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The Top Six Features in Operations Dashboard for ArcGIS

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Operations Dashboard for ArcGIS now includes features that will make working with the app easier and enhance dashboard information feeds. Operations Dashboard for ArcGIS, a configurable web app included with your ArcGIS Online subscription, provides engaging views of your organization’s data, giving you insights that improve the decision-making process. Here are six of the most useful new features in Operations Dashboard for ArcGIS.

1. Charts Can Trigger Actions

Dashboards are composed of maps, lists, gauges, indicators, charts, and other elements that bring your data to life. These elements inform you when your data changes, but you can also configure them to communicate with each other to improve interactivity through dashboard actions. In addition to maps and selectors, charts can now trigger actions. Selecting a single data point or multiple data points in a pie or serial chart can cause changes in another element such as a map or list.

The new embedded content element makes it easy to embed documents, images, and videos in your dashboard app.

2. Embedded Content Element Added

The new embedded content element makes it easy to embed documents, images, and videos in your dashboard app. Embedded content can be configured as static with respect to the URL. In that case, all you need to provide is the direct URL. For example, if you want to display weather information, a video from YouTube, or even an app or survey form, simply enter the URL as a document to embed it.

You can also embed content by features. This means that each feature’s attribute information can be used to dynamically construct a URL at run time. This is a terrific way to display content from external web pages that are based on a common key, shared in a feature attribute such as images from closed circuit television (CCTV) cameras. When configured by features, embedded content can be the target of an action such as a selection on a map or list.

3. Feature Mode for Gauges and Indicators

Until now, you could only configure a gauge or indicator to use a fixed summary statistic such as an average or sum. With this release, you can drive the value type, as well as the minimum and maximum values, directly from attributes of a feature.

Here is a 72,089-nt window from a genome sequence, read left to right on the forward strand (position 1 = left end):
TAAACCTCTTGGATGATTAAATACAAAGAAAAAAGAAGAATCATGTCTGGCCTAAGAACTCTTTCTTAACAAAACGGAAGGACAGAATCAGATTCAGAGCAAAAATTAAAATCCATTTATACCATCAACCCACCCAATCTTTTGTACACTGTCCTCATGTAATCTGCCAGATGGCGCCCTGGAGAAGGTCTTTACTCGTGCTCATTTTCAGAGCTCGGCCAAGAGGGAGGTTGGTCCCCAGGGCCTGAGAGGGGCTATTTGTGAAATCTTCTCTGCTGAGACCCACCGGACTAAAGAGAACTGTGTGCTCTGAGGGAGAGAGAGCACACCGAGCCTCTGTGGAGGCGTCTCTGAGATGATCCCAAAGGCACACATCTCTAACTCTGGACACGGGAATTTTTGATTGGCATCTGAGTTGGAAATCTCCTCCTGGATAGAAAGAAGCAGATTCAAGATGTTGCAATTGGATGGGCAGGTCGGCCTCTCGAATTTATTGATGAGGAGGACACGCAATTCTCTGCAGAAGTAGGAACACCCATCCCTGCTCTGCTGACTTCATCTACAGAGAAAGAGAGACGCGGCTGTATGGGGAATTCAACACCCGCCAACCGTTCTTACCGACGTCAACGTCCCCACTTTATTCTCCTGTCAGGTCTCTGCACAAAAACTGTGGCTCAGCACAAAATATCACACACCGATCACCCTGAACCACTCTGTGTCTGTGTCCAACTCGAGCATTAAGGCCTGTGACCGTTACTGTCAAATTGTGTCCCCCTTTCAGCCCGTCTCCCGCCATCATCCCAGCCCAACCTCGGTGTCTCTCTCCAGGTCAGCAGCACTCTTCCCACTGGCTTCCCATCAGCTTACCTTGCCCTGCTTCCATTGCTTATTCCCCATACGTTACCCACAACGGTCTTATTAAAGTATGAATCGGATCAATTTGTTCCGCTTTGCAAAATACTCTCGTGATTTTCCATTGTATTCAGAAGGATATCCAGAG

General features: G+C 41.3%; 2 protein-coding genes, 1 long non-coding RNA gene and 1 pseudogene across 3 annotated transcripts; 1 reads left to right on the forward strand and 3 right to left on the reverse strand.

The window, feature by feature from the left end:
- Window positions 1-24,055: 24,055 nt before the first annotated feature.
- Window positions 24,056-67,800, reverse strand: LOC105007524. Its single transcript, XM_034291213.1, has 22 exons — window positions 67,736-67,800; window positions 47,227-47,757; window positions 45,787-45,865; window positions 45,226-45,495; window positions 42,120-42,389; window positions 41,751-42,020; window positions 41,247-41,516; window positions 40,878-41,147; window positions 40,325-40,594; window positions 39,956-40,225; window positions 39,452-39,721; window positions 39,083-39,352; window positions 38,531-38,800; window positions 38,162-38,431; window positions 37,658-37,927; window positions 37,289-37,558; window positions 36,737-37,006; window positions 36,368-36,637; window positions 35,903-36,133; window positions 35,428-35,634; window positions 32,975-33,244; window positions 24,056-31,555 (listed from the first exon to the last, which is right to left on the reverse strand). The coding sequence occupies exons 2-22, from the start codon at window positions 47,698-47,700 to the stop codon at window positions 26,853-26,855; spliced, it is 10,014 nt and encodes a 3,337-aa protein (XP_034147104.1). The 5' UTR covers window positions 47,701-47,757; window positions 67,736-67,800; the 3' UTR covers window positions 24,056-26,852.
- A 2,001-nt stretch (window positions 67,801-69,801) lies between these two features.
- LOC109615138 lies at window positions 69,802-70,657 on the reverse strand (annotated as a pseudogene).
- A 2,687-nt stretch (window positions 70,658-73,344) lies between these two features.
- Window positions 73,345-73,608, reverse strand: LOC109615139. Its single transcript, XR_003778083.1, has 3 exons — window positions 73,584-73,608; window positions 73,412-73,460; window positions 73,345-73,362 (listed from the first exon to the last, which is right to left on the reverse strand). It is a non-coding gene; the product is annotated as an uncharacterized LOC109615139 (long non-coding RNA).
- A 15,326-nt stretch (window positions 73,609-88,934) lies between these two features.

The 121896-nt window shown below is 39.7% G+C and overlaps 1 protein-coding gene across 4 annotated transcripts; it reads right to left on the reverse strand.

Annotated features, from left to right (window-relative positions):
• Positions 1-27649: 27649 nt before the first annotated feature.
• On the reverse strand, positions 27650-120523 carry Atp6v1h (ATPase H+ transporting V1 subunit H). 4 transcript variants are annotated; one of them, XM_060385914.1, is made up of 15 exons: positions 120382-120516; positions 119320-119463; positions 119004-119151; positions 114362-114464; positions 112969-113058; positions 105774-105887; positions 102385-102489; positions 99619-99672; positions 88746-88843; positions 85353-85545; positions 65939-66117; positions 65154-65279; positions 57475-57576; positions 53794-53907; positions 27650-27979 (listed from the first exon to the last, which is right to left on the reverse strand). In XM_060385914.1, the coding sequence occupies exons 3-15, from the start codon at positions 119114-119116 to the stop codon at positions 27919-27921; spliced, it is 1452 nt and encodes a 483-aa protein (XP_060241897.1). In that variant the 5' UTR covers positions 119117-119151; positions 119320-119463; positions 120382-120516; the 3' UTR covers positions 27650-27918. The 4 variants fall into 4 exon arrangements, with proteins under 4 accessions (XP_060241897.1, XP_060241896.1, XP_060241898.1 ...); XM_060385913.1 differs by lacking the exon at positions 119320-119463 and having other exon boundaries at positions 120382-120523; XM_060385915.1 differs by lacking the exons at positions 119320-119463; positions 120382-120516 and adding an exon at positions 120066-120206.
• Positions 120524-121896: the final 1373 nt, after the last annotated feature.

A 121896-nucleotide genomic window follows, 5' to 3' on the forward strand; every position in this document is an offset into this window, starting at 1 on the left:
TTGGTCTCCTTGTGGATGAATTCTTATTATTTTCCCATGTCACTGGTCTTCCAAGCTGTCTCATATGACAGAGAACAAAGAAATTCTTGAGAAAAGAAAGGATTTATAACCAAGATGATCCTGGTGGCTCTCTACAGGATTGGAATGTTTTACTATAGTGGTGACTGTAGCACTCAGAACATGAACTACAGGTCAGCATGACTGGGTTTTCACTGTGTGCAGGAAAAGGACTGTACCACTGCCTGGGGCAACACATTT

Drive the value type, as well as the minimum and maximum values, directly from attributes of a feature.

4. Share Premium Content in Dashboards

ArcGIS comes with ready-to-use map layers that require an organizational account to access. Some subscription content—premium content—consume credits. If you include premium content in your dashboard, you can limit the number of requests the dashboard can receive to manage costs.

5. New Icons

When adding an icon to an indicator or gauge, you will find that Operations Dashboard has more than 100 new icons, and you can still continue to add your own icons. You can also use a scalable vector graphics (SVG) icon as a logo in the header element.

Operations Dashboard has more than 100 new icons, and you can still continue to add your own icons.

6. NoData Label Is Available

Sometimes your visualization may not have any data to display. This could happen when a visualization is driven by a layer that is currently empty, waiting for data to be added from field apps like Collector for ArcGIS, or when the element is the destination of a selection within another element.

If an element lacks data, Operations Dashboard will display a NoData label. Now you can provide your own custom text that will make sense to your dashboard users. That text could tell users how to populate the element with data.

In addition to these new features, actions are no longer triggered by a button that’s separate from the rest of the configuration experience. Actions are now available in a unified configuration so that they are easier to find and manage.

See the full list of the new features in the web app in What’s new in Operations Dashboard for ArcGIS.

About Elleni Rogers

Elleni Rogers works at Esri UK in a two-year graduate program. She is interested in spatial analysis, computer software, and GIS.